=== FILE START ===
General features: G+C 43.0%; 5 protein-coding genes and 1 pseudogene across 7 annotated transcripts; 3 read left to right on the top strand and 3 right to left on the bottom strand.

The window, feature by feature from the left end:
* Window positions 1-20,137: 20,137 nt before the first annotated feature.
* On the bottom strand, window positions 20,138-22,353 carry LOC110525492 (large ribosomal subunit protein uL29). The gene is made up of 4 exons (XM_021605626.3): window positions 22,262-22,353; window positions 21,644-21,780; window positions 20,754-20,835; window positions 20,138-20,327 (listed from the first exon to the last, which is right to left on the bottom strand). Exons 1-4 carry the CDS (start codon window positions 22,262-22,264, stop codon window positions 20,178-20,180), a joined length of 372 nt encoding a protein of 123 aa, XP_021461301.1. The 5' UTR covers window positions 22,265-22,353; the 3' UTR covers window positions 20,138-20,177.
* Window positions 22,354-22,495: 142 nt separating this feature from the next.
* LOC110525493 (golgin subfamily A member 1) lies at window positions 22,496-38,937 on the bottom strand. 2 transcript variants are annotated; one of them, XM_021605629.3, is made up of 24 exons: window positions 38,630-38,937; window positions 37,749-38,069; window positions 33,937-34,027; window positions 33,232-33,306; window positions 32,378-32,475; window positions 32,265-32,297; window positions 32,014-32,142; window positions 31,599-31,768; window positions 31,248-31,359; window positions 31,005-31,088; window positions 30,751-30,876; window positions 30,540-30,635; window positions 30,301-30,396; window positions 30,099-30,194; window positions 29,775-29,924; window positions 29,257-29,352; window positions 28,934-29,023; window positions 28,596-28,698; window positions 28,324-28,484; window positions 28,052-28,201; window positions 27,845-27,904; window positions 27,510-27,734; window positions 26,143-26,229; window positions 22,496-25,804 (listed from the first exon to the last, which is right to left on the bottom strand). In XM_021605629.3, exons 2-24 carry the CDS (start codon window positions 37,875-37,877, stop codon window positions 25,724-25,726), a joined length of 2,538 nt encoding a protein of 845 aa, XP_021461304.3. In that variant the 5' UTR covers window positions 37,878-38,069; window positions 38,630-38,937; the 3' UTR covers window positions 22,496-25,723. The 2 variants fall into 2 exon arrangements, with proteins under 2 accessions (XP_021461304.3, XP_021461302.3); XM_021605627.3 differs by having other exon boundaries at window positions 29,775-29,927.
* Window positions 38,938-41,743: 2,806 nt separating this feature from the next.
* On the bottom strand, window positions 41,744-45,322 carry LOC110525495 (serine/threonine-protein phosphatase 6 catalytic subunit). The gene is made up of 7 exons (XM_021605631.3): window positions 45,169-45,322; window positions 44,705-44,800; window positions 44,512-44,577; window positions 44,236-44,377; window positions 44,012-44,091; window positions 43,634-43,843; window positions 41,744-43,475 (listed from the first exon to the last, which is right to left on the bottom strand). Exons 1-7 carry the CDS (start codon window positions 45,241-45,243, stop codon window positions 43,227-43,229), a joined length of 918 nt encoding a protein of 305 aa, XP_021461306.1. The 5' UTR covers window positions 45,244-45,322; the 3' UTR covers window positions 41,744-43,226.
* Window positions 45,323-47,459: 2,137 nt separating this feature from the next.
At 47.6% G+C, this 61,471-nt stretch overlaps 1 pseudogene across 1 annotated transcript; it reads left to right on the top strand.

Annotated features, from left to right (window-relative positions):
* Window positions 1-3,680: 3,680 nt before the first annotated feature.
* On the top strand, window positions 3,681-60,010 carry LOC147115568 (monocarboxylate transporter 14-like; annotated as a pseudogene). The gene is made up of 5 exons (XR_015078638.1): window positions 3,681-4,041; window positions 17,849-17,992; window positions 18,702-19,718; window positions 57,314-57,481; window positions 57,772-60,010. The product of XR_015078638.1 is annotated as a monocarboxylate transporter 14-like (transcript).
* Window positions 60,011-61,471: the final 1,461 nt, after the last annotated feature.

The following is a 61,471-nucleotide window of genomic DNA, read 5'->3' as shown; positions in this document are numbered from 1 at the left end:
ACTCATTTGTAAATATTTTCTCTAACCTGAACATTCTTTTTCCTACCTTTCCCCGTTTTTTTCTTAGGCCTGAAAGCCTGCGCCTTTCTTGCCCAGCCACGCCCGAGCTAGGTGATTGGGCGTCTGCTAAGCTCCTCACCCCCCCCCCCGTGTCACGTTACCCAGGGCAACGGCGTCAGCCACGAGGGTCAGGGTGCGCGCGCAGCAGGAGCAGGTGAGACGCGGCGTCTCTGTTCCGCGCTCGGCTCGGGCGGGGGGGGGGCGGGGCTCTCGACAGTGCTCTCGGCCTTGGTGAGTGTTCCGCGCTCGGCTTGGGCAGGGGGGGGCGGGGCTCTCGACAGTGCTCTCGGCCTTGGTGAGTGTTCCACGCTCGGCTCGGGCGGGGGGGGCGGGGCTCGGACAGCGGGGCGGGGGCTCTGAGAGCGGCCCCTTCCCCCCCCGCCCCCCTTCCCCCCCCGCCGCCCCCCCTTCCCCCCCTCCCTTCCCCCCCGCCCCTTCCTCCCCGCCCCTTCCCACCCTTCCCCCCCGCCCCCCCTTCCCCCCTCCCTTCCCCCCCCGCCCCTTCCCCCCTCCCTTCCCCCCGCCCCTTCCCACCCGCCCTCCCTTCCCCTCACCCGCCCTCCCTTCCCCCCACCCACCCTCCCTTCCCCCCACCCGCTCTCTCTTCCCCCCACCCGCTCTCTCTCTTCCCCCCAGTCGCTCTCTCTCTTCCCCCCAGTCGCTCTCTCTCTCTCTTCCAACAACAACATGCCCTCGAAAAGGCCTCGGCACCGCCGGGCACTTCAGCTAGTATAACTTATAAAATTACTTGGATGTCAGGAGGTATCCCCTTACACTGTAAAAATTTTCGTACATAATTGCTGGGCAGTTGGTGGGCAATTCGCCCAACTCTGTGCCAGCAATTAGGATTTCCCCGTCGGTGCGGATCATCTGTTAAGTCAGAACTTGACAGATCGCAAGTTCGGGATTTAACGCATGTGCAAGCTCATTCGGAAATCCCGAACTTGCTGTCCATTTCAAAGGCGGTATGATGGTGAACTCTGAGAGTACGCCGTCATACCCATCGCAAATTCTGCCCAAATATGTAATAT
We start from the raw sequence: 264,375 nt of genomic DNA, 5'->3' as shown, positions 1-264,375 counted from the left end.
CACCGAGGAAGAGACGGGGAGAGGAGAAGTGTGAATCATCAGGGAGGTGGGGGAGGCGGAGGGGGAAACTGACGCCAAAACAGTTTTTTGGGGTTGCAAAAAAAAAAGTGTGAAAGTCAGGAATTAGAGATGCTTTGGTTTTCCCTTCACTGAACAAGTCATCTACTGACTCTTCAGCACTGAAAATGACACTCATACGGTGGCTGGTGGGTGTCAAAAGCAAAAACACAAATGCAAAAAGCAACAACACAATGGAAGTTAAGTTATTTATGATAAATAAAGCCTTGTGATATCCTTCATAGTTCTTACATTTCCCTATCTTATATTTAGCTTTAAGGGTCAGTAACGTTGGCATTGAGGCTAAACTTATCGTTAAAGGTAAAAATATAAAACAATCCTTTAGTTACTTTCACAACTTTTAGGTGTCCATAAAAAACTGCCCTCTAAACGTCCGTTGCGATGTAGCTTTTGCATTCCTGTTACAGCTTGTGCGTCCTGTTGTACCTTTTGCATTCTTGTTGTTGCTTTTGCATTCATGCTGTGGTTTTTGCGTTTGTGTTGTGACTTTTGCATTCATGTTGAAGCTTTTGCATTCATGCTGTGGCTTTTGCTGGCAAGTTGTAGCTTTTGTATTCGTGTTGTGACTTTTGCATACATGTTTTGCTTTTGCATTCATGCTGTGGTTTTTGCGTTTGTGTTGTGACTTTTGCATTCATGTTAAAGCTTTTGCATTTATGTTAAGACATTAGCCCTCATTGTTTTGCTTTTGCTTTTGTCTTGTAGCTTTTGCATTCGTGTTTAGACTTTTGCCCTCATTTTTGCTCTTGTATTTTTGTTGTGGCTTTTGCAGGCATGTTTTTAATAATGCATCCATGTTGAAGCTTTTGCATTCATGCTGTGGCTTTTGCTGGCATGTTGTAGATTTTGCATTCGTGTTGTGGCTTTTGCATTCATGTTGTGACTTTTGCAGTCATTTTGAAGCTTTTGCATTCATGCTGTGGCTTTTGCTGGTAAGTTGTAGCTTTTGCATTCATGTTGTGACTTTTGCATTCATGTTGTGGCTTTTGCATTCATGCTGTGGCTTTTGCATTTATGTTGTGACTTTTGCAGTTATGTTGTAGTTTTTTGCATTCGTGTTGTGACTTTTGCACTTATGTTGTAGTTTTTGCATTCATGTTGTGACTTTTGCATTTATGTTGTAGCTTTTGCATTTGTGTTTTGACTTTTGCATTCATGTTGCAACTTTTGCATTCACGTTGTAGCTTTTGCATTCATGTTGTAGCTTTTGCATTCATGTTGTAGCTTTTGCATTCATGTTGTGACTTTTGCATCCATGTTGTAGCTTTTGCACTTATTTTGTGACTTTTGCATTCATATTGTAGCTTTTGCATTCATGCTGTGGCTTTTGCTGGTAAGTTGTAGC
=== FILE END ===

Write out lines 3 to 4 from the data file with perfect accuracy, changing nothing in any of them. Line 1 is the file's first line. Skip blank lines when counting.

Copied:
* Window positions 1-20,137: 20,137 nt before the first annotated feature.
* On the bottom strand, window positions 20,138-22,353 carry LOC110525492 (large ribosomal subunit protein uL29). The gene is made up of 4 exons (XM_021605626.3): window positions 22,262-22,353; window positions 21,644-21,780; window positions 20,754-20,835; window positions 20,138-20,327 (listed from the first exon to the last, which is right to left on the bottom strand). Exons 1-4 carry the CDS (start codon window positions 22,262-22,264, stop codon window positions 20,178-20,180), a joined length of 372 nt encoding a protein of 123 aa, XP_021461301.1. The 5' UTR covers window positions 22,265-22,353; the 3' UTR covers window positions 20,138-20,177.